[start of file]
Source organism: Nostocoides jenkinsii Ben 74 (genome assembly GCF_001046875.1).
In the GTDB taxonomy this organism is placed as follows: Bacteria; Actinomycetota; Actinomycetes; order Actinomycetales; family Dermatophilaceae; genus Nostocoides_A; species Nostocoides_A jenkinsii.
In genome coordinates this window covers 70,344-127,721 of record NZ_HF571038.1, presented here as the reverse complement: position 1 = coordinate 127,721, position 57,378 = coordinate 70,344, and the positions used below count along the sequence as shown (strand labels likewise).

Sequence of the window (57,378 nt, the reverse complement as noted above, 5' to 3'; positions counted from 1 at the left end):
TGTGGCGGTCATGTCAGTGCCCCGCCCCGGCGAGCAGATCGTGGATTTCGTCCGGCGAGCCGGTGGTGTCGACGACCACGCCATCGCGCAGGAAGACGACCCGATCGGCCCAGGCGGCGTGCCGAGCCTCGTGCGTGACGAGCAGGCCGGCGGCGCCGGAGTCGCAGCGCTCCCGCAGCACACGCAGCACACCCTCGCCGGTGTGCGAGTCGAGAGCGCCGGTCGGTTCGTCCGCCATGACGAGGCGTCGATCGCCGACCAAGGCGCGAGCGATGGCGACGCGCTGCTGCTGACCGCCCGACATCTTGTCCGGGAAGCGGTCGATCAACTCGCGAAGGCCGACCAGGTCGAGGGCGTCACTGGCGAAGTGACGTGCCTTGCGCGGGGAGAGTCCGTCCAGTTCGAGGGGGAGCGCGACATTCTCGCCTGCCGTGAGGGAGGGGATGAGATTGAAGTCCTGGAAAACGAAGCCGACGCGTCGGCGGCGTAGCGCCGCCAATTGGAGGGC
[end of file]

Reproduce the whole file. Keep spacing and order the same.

Source organism: Nostocoides jenkinsii Ben 74 (genome assembly GCF_001046875.1).
In the GTDB taxonomy this organism is placed as follows: Bacteria; Actinomycetota; Actinomycetes; order Actinomycetales; family Dermatophilaceae; genus Nostocoides_A; species Nostocoides_A jenkinsii.
In genome coordinates this window covers 70,344-127,721 of record NZ_HF571038.1, presented here as the reverse complement: position 1 = coordinate 127,721, position 57,378 = coordinate 70,344, and the positions used below count along the sequence as shown (strand labels likewise).

Sequence of the window (57,378 nt, the reverse complement as noted above, 5' to 3'; positions counted from 1 at the left end):
TGTGGCGGTCATGTCAGTGCCCCGCCCCGGCGAGCAGATCGTGGATTTCGTCCGGCGAGCCGGTGGTGTCGACGACCACGCCATCGCGCAGGAAGACGACCCGATCGGCCCAGGCGGCGTGCCGAGCCTCGTGCGTGACGAGCAGGCCGGCGGCGCCGGAGTCGCAGCGCTCCCGCAGCACACGCAGCACACCCTCGCCGGTGTGCGAGTCGAGAGCGCCGGTCGGTTCGTCCGCCATGACGAGGCGTCGATCGCCGACCAAGGCGCGAGCGATGGCGACGCGCTGCTGCTGACCGCCCGACATCTTGTCCGGGAAGCGGTCGATCAACTCGCGAAGGCCGACCAGGTCGAGGGCGTCACTGGCGAAGTGACGTGCCTTGCGCGGGGAGAGTCCGTCCAGTTCGAGGGGGAGCGCGACATTCTCGCCTGCCGTGAGGGAGGGGATGAGATTGAAGTCCTGGAAAACGAAGCCGACGCGTCGGCGGCGTAGCGCCGCCAATTGGAGGGC